September 1, 2016 Revocation – Great Is Our Sin (Album Review)
Hailing from Boston, Massachusetts, Technical Death Metal band Revocation has been in the game for over sixteen years now. Operating under the name Revocation since 2006, following the independent release of their debut Empire of the Obscene in 2008, the band was signed on to Relapse Records. Important years in the band’s development, 2009’s Existence is Futile and 2011’s Chaos of Forms paved the way for one of their most successful records in 2013. Proof that Death Metal has a place in US Billboard 200, the 2013 self-titled entered at #159 and showed the amazing potential of the band. Switching to Metal Blade Records, 2014’s Deathless shattered all previous commercial success, and put the band in their genre’s elite rankings.
Ready to the take the next step, in 2015 they brought on former 3 Inches of Blood Drummer Ash Pearson as the band moved into some new areas, drawing from his influences outside of Metal. Replacing founding member Phil Dubois-Coyne, Revocation embraced the challenge of recording their latest album, Great Is Our Sin, with band members spread out across North America. Once again employing the talented Zeuss, they made it work with the end result being a complex, layered, and nuanced album. With Vocalist/Guitarist David Davidson, Guitarist Dan Gargiulo, Bassist Brett Bamberger, and Drummer Pearson coming together as a force, they have upped their level of musicianship and willingness to take chances. With that said, there is more than enough brutality to make this record an extremely interesting Metal experience.
Coming on fast with “Arbiters of the Apocalypse,” before long, the track settles into a heavy groove. Vocally, the vibe is gritty and raw with some solid, clean backing vocals to provide the catch. Next, “Theatre of Horror” comes in with Pearson’s rapid-fire drumming in the distance. When the band joins, the track jumps out and moves through a few different feels. Technical riffs and drumming are combined with open melodic phrases drawing the listener in with hooks, while remaining powerful and heavy.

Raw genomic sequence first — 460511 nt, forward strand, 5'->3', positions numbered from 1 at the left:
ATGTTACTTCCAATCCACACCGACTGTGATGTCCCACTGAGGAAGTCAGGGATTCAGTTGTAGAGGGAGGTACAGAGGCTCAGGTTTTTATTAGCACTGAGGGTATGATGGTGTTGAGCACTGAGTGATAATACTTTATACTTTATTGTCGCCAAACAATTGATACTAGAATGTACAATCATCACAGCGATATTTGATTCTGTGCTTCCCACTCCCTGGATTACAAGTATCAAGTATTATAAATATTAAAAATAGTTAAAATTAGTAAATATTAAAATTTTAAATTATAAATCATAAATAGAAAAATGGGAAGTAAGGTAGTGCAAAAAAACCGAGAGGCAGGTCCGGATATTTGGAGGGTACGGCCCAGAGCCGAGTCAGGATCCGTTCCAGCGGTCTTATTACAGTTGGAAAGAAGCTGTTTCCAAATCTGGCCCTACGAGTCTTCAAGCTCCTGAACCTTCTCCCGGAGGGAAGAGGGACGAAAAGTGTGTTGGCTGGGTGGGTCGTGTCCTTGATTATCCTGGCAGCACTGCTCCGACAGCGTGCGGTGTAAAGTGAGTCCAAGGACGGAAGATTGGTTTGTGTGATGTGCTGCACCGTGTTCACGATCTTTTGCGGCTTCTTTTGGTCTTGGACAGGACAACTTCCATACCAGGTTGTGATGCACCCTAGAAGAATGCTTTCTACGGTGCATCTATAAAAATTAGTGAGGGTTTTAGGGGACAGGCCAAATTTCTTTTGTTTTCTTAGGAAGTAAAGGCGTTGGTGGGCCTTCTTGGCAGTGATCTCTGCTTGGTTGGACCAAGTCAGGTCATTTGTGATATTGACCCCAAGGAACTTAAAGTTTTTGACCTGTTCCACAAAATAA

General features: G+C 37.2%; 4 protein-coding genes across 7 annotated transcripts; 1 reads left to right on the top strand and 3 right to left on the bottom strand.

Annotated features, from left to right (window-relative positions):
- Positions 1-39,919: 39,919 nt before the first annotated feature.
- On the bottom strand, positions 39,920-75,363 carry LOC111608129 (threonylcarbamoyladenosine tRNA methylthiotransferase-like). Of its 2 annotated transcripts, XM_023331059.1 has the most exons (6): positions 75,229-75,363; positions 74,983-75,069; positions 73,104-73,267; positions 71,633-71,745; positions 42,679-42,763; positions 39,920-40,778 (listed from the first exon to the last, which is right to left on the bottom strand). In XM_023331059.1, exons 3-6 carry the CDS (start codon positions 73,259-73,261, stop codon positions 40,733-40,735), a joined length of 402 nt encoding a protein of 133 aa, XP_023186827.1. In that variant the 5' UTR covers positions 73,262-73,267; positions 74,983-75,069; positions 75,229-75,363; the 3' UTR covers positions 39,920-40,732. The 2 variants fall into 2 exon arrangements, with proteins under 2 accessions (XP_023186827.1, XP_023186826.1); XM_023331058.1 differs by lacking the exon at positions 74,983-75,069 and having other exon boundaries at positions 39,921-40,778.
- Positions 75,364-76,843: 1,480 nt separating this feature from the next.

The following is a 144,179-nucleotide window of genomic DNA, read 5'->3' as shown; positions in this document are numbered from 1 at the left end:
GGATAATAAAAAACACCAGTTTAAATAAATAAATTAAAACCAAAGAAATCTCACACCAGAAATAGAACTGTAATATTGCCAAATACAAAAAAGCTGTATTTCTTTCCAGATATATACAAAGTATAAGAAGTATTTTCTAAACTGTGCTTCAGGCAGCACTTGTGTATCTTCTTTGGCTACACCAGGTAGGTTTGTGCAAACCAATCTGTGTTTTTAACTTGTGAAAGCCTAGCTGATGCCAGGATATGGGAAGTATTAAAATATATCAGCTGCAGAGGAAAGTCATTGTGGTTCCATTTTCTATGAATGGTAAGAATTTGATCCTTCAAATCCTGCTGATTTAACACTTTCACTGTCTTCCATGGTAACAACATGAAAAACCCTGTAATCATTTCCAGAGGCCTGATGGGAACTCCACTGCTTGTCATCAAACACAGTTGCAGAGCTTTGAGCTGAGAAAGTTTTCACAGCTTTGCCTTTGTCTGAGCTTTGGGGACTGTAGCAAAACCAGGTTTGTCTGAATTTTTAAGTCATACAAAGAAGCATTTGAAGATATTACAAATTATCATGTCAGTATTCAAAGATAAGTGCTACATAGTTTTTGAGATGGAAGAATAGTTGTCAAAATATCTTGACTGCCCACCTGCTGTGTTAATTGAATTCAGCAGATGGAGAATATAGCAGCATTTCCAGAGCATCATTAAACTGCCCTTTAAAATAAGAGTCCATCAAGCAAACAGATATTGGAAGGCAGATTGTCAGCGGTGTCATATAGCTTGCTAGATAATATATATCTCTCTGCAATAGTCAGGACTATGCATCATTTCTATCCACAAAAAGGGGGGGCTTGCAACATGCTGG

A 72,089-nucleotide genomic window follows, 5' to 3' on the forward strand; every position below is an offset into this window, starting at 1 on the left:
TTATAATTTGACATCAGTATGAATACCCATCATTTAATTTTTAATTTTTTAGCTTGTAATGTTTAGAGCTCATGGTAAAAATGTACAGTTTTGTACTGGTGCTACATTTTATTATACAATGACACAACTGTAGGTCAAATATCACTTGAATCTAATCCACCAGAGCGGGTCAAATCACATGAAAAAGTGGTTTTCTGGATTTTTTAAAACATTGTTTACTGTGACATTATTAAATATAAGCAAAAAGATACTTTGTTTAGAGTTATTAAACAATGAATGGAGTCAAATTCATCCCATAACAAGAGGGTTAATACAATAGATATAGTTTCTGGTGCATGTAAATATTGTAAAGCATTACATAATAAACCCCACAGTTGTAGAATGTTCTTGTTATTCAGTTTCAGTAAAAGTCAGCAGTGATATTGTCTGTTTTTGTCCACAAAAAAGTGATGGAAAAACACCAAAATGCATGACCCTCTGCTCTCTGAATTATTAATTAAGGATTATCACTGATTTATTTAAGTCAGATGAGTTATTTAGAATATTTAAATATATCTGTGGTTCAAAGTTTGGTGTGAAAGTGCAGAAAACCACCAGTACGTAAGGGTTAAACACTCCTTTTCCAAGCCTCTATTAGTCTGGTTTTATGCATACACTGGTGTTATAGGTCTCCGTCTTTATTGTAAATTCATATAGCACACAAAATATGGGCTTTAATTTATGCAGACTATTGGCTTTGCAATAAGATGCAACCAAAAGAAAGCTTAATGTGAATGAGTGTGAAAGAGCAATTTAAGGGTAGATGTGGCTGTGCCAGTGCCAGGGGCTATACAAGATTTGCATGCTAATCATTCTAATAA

Continuing the motion, a slick intro falls away, revealing the thrashing cut “Monolithic Ignorance.” Here, Davidson’s voice is dark and powerful, as are all the vocals that evolve throughout the song. In addition, Gargiulo adds heady leads with plenty of lift elevating the track and adding another element of interest. A bit of a departure, “Crumbling Imperium” is a song Bamberger plays a complex bass pattern and locks in with Pearson, providing an interesting structure. Warped guitar riffs add an unstable element to the song before Davidson pulls it all together with his vocals combined with Gargiulo to create intriguing guitar passages. Blistering, “Communion” is a tight bundle of brutality held together by the entire band displaying a technical blend of syncopated rhythms and straightforward speed. This is all while complex riffs twist and invert throughout until abruptly closing out the song.
The halfway point of Great Is Our Sin finds an instrumental titled “The Exaltation.” Filled with depth and complexity, this track moves at a good pace and has an upbeat feel while compelling lead guitar work inhabits it, pushing emotions to the brink. Speaking of pushing boundaries, “Profanum Vulgus” is comprised of many styles woven together, retaining heaviness, despite some of its less Metal elements. A strong balance is achieved and the transitions between feels are seamless. Then, with complex guitar rhythms making up the meat of the song, “Copernican Heresy” sees Davidson delivers impassioned vocals. Matched by Pearson’s deadly precision, it adds to the stellar lead work that completes the package.
The penultimate track of the album comes with “Only the Spineless Survive.” Musical and moving, the composition has many layers, not the least of which are the spoken word passages. This is while thick guitar riffs and equally thick vocals add a straightforward quality. Pounding drums fill the backdrop with a thudding pulse and groove laden riffs, bringing the song to a stomping conclusion. Finally, “Cleaving Giants of Ice” is an epic close to the record; with a deliberate pace, it anchors the melodic vocals and overall anthemic feel. Possessing a decidedly more open and airy quality, it bringing the listener almost gently back to reality after a breakneck ride on a runaway train.
Overall, Great Is Our Sin threatens, but is never overwhelming. Many chaotic elements are carefully constructed, bringing the music to the edge while maintaining overall control. All that in mind, Revocation has pushed their own limits again, creating a more technical and more musical record this time around. CrypticRock gives Great Is Our Sin 4 out of 5 stars.